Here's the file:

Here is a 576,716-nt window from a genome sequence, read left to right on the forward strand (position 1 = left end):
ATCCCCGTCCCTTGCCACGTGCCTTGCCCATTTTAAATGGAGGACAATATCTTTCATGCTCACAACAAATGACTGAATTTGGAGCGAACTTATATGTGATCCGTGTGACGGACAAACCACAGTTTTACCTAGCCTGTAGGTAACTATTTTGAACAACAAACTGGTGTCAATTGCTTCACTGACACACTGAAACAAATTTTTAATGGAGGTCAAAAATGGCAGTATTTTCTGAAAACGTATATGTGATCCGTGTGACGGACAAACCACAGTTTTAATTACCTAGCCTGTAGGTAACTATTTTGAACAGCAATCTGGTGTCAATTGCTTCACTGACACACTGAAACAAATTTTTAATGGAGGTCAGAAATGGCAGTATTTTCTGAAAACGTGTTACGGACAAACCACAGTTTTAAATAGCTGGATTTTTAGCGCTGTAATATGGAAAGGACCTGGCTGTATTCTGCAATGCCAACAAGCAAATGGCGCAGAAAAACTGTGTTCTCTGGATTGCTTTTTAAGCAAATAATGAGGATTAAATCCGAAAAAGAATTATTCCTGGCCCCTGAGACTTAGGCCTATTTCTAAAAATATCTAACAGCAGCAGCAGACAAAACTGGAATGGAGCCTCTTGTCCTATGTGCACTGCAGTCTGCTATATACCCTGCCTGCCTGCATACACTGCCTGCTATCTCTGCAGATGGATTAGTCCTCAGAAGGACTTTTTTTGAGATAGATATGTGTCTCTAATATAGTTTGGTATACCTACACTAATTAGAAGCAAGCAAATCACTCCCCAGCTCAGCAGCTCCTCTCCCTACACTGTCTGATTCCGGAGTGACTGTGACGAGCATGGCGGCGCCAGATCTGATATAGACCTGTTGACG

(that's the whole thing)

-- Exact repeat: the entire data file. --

Here is a 576,716-nt window from a genome sequence, read left to right on the forward strand (position 1 = left end):
ATCCCCGTCCCTTGCCACGTGCCTTGCCCATTTTAAATGGAGGACAATATCTTTCATGCTCACAACAAATGACTGAATTTGGAGCGAACTTATATGTGATCCGTGTGACGGACAAACCACAGTTTTACCTAGCCTGTAGGTAACTATTTTGAACAACAAACTGGTGTCAATTGCTTCACTGACACACTGAAACAAATTTTTAATGGAGGTCAAAAATGGCAGTATTTTCTGAAAACGTATATGTGATCCGTGTGACGGACAAACCACAGTTTTAATTACCTAGCCTGTAGGTAACTATTTTGAACAGCAATCTGGTGTCAATTGCTTCACTGACACACTGAAACAAATTTTTAATGGAGGTCAGAAATGGCAGTATTTTCTGAAAACGTGTTACGGACAAACCACAGTTTTAAATAGCTGGATTTTTAGCGCTGTAATATGGAAAGGACCTGGCTGTATTCTGCAATGCCAACAAGCAAATGGCGCAGAAAAACTGTGTTCTCTGGATTGCTTTTTAAGCAAATAATGAGGATTAAATCCGAAAAAGAATTATTCCTGGCCCCTGAGACTTAGGCCTATTTCTAAAAATATCTAACAGCAGCAGCAGACAAAACTGGAATGGAGCCTCTTGTCCTATGTGCACTGCAGTCTGCTATATACCCTGCCTGCCTGCATACACTGCCTGCTATCTCTGCAGATGGATTAGTCCTCAGAAGGACTTTTTTTGAGATAGATATGTGTCTCTAATATAGTTTGGTATACCTACACTAATTAGAAGCAAGCAAATCACTCCCCAGCTCAGCAGCTCCTCTCCCTACACTGTCTGATTCCGGAGTGACTGTGACGAGCATGGCGGCGCCAGATCTGATATAGACCTGTTGACG